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Donald Davidson
Davidson pyke.jpg
Portrait by photographer Steve Pyke in 1990.
Donald Herbert Davidson

(1917-03-06)6 March 1917
Died 30 August 2003(2003-08-30) (aged 86)
Education Harvard University
(AB, 1939; PhD, 1949)
Era 20th-century philosophy
Region Western philosophy
School Analytic
Thesis Plato's 'Philebus' (1949)
Doctoral advisor Raphael Demos
Donald Cary Williams
Other academic advisors Willard Van Orman Quine
Doctoral students Daniel Bennett
Akeel Bilgrami
Michael Bratman
Anthony Dardis
Noa Latham
Ariela Lazar
Kirk Ludwig
Robert Myers
Dugald Owen
Carol Rovane
Claudine Verheggen
Stephen Yablo
Main interests
Philosophy of language, philosophy of action, philosophy of mind, epistemology, ontology
Notable ideas
Radical interpretation, anomalous monism, truth-conditional semantics, principle of charity, slingshot argument, reasons as causes, understanding as translation, swampman, events, Davidson's translation argument against alternative conceptual schemes (the third dogma of empiricism)

Donald Herbert Davidson (March 6, 1917 – August 30, 2003) was an American philosopher. He served as Slusser Professor of Philosophy at the University of California, Berkeley, from 1981 to 2003 after having also held teaching appointments at Stanford University, Rockefeller University, Princeton University, and the University of Chicago. Davidson was known for his charismatic personality and the depth and difficulty of his thought. His work exerted considerable influence in many areas of philosophy from the 1960s onward, particularly in philosophy of mind, philosophy of language, and action theory. While Davidson was an analytic philosopher, and most of his influence lies in that tradition, his work has attracted attention in continental philosophy as well, particularly in literary theory and related areas.

Personal life

Davidson was married three times. His first wife was the artist Virginia Davidson, with whom he had his only child, a daughter, Elizabeth (Davidson) Boyer. Following his divorce from Virginia Davidson, he married for the second time to Nancy Hirschberg, Professor of Psychology at the University of Illinois at Urbana-Champaign and later at Chicago Circle. She died in 1979. In 1984, Davidson married for the third and last time, to philosopher Marcia Cavell.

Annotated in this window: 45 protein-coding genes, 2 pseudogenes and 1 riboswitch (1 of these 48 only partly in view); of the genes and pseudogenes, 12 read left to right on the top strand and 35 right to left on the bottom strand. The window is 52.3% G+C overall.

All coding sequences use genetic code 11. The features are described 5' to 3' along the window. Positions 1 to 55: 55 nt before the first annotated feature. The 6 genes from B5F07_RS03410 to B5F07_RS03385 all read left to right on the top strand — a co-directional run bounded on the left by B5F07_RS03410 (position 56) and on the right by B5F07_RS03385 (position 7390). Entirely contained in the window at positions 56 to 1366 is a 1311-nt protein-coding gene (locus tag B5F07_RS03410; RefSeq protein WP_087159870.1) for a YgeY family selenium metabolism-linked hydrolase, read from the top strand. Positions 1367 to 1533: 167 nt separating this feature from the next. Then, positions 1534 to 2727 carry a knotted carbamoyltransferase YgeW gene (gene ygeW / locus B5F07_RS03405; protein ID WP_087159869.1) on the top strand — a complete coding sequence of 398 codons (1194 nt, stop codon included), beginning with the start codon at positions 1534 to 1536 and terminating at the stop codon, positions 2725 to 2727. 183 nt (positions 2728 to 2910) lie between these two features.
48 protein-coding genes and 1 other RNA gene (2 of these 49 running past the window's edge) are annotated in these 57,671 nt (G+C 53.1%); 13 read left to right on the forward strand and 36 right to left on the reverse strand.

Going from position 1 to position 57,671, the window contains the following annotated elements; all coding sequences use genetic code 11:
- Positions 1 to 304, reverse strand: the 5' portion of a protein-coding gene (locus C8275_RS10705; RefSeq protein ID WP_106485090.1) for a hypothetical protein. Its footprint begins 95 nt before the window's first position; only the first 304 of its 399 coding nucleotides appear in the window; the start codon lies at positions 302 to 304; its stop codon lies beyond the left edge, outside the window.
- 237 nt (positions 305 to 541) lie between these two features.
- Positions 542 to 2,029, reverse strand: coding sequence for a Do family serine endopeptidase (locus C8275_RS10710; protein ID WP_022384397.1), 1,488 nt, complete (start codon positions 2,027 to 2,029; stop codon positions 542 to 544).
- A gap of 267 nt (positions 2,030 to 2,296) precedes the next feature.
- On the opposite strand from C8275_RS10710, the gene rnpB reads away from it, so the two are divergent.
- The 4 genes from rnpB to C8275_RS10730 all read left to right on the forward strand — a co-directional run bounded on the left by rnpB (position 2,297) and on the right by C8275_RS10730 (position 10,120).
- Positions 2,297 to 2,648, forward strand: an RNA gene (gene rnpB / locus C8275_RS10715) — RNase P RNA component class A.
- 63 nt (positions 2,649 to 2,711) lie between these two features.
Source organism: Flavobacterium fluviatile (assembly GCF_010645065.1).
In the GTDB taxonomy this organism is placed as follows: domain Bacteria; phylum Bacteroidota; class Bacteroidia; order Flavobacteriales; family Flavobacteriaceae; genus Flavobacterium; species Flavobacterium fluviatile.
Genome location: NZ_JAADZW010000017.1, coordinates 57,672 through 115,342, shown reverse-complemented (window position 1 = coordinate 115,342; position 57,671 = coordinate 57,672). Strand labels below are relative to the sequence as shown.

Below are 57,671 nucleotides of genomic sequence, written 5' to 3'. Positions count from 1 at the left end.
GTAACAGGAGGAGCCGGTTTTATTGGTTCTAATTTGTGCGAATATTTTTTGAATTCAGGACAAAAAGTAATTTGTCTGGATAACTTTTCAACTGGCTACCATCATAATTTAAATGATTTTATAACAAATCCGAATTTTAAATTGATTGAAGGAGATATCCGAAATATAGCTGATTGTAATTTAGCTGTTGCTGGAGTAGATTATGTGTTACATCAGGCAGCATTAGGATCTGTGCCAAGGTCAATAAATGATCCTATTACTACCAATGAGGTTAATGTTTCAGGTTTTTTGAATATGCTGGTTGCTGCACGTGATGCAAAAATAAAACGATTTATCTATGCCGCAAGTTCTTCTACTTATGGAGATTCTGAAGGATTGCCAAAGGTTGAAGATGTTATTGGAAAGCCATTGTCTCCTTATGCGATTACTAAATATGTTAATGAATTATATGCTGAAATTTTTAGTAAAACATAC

I conclude that there is no such thing as a language, not if a language is anything like what many philosophers and linguists have supposed. There is therefore no such thing to be learned, mastered, or born with. We must give up the idea of a clearly defined shared structure which language-users acquire and then apply to cases. And we should try again to say how convention in any important sense is involved in language; or, as I think, we should give up the attempt to illuminate how we communicate by appeal to conventions.

"A Nice Derangement of Epitaphs," Truth and Interpretation, 446


Swampman is the subject of a philosophical thought experiment introduced by Donald Davidson in his 1987 paper "Knowing One's Own Mind". In the experiment, Davidson is struck by lightning in a swamp and disintegrated; simultaneously, an exact copy of Davidson, the Swampman, is made from a nearby tree and proceeds through life exactly as Davidson would have, indistinguishable from Davidson. The experiment is used by Davidson to claim that thought and meaning cannot exist in a vacuum; they are dependent on their interconnections to the world. Therefore, despite being physically identical to himself, Davidson states that the Swampman does not have thoughts nor meaningful language, as it has no causal history to base them on.

The experiment runs as follows:

Suppose lightning strikes a dead tree in a swamp; I [Davidson] am standing nearby. My body is reduced to its elements, while entirely by coincidence (and out of different molecules) the tree is turned into my physical replica. My replica, The Swampman, moves exactly as I did; according to its nature it departs the swamp, encounters and seems to recognize my friends, and appears to return their greetings in English. It moves into my house and seems to write articles on radical interpretation. No one can tell the difference. But there is a difference. My replica can't recognize my friends; it can't recognize anything, since it never cognized anything in the first place. It can't know my friends' names (though of course it seems to), it can't remember my house. It can't mean what I do by the word 'house', for example, since the sound 'house' it makes was not learned in a context that would give it the right meaning—or any meaning at all. Indeed, I don't see how my replica can be said to mean anything by the sounds it makes, nor to have any thoughts.

—Donald Davidson, Knowing One's Own Mind


  • Jean Nicod Prize (1995)


  • Rudolf Fara (host), In conversation: Donald Davidson (19 videocassettes), Philosophy International, Centre for Philosophy of the Natural and Social Sciences, London School of Economics, 1997.

See also

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